In shock after his wife's suicide, psychologist David Callaway (De Niro) tries to start afresh, moving to a new home with troubled daughter Emily (Fanning). Things appear to be going well - until Emily introduces him to Charlie, her murderous new pretend-friend.
After last year's unholy Godsend, there can't be many people clamouring for another movie which pairs Robert De Niro with a spooky sprog. Indeed, like its predecessor, Hide And Seek can claim to involve nothing more than a thin premise, treading dark water until it's time to unveil the inevitable 'shock' twist (wouldn't it be more shocking if a movie like this didn't have one?). Populated by characters cribbed from Chapter One of the horror textbook, it's the kind of film that would fall apart without a suspicious sheriff or creepy neighbour to wheel on during night-time scenes.
Screenwriter Ari Schlossberg claims he typed in the dark to capture the right mood. The evidence onscreen, however, suggests that a TV was glowing in the corner of the room all the while. Every stock horror prop under the moon - dolls, music boxes, cats in dark corners - pops up for a guest appearance. Swimfan director John Polson gets in on the act, too, noting the story's blatant steals from The Shining and adding an opening credits sequence that tracks the family car as it winds along mountain roads.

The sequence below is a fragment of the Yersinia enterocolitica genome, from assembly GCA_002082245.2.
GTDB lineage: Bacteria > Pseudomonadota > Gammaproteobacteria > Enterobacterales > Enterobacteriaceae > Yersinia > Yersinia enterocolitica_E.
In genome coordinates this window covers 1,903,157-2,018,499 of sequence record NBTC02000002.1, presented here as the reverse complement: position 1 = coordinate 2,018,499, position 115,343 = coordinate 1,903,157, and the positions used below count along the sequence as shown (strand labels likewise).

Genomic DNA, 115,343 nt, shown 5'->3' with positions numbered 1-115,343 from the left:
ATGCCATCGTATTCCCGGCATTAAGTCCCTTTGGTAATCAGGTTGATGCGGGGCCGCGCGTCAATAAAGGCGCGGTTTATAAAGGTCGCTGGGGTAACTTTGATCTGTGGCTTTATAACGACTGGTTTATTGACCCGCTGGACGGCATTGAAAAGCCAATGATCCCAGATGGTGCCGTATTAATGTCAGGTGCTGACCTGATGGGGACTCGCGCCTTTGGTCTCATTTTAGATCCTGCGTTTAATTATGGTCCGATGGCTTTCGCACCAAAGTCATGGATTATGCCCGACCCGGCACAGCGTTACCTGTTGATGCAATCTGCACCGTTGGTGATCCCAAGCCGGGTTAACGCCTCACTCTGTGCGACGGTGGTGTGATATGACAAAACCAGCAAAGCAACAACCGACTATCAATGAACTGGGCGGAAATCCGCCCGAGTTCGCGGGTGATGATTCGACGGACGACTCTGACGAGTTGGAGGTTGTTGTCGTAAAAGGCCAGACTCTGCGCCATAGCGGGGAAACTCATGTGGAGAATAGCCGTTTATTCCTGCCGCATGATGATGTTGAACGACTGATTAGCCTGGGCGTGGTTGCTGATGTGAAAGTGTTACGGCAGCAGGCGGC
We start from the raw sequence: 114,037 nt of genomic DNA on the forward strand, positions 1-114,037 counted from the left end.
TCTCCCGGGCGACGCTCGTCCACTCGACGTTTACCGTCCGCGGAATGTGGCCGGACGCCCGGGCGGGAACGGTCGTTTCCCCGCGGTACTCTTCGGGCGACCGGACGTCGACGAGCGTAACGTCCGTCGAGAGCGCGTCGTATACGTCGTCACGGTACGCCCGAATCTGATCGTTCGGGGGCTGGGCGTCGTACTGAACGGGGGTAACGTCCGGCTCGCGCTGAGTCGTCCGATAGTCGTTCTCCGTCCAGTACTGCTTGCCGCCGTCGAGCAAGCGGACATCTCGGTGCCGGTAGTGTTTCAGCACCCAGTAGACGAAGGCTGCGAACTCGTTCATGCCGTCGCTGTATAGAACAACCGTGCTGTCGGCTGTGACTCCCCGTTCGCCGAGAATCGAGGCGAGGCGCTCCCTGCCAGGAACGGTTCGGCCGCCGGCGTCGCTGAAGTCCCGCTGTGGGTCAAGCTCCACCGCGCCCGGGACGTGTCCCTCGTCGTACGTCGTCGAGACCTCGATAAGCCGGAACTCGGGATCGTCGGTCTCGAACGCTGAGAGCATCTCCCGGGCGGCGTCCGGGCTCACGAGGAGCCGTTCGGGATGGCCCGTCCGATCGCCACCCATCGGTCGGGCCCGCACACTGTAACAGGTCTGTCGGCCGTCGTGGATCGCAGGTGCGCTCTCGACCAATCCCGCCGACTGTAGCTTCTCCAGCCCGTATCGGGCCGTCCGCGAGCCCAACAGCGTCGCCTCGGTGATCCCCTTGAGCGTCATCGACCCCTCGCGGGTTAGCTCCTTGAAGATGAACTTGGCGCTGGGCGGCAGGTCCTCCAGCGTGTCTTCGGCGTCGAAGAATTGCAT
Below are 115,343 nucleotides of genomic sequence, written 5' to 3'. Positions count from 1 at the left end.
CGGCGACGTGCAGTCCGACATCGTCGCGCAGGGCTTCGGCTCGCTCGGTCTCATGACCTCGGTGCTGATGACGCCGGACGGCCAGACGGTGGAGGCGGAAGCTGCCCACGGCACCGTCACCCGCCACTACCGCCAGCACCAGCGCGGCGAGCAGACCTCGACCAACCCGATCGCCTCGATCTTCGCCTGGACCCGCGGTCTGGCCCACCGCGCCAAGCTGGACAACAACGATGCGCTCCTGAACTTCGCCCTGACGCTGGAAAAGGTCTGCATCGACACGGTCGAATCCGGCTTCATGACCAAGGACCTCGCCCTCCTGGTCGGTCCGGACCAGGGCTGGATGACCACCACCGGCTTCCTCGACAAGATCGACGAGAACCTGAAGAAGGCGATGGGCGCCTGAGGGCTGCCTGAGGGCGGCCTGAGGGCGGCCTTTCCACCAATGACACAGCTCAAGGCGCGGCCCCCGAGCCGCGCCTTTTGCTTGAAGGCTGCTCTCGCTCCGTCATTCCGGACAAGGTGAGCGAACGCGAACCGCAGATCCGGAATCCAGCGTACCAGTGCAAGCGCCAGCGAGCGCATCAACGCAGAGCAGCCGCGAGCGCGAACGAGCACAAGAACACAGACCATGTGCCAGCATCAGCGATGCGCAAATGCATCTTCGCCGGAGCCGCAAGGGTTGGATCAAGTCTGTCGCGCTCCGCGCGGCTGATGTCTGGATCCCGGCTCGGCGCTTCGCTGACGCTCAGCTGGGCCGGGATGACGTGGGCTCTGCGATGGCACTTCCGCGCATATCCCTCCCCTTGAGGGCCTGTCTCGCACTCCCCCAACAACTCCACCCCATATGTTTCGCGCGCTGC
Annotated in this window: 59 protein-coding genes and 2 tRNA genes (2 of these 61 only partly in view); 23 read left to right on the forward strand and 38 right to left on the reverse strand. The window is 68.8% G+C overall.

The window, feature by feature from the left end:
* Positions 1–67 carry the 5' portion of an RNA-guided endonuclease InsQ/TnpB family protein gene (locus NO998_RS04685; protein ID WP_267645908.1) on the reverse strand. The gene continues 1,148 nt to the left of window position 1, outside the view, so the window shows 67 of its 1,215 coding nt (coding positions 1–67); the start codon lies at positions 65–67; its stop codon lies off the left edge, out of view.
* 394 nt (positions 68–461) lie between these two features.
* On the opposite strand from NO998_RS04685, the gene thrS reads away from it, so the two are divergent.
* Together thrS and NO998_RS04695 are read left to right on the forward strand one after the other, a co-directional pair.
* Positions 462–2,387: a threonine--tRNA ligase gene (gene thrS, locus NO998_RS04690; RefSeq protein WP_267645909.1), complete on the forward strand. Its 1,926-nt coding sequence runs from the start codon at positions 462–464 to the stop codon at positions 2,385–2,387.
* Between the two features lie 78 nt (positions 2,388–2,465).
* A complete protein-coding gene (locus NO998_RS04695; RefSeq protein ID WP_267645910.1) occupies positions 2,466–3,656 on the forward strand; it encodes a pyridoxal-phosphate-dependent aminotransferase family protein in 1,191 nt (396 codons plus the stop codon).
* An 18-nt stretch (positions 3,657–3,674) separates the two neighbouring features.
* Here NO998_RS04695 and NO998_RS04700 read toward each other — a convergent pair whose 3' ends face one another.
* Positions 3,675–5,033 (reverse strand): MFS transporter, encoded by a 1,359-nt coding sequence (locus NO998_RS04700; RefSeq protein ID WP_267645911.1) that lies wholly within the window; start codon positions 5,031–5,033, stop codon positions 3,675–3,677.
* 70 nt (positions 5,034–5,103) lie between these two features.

It's doubtful that De Niro and Dakota Fanning were drawn to the project for artistic reasons, but their talents do give Hide And Seek a serious boost. Without them, it's hard to imagine this ever reaching the multiplexes; with them, it becomes something close to involving. Finally shaking himself off autopilot, De Niro gives a quiet, human performance that's his best for a long while. Perhaps he was buoyed by finally being centre-stage in something that's not a sequel or bad cop movie - or maybe it's the Dakota Fanning effect. Following her great double act with Denzel Washington in Man On Fire, the ten-year-old A-lister proves she can do hard-edged, being all blank eyes and callow skin as she torments her loving dad.
When it's just the two of them on the screen, Hide And Seek seems on the verge of clawing its way out of the cliche-pit. But there's just too much schlock and not enough shock - the cavern-set climax is laughable and that suspicious sheriff is never far away...
Hide And Seek tries to follow in The Shining's footsteps but ends up lost in a labyrinth of banality. Aside from some effectively understated acting from the leads, there's not much to remember or recommend.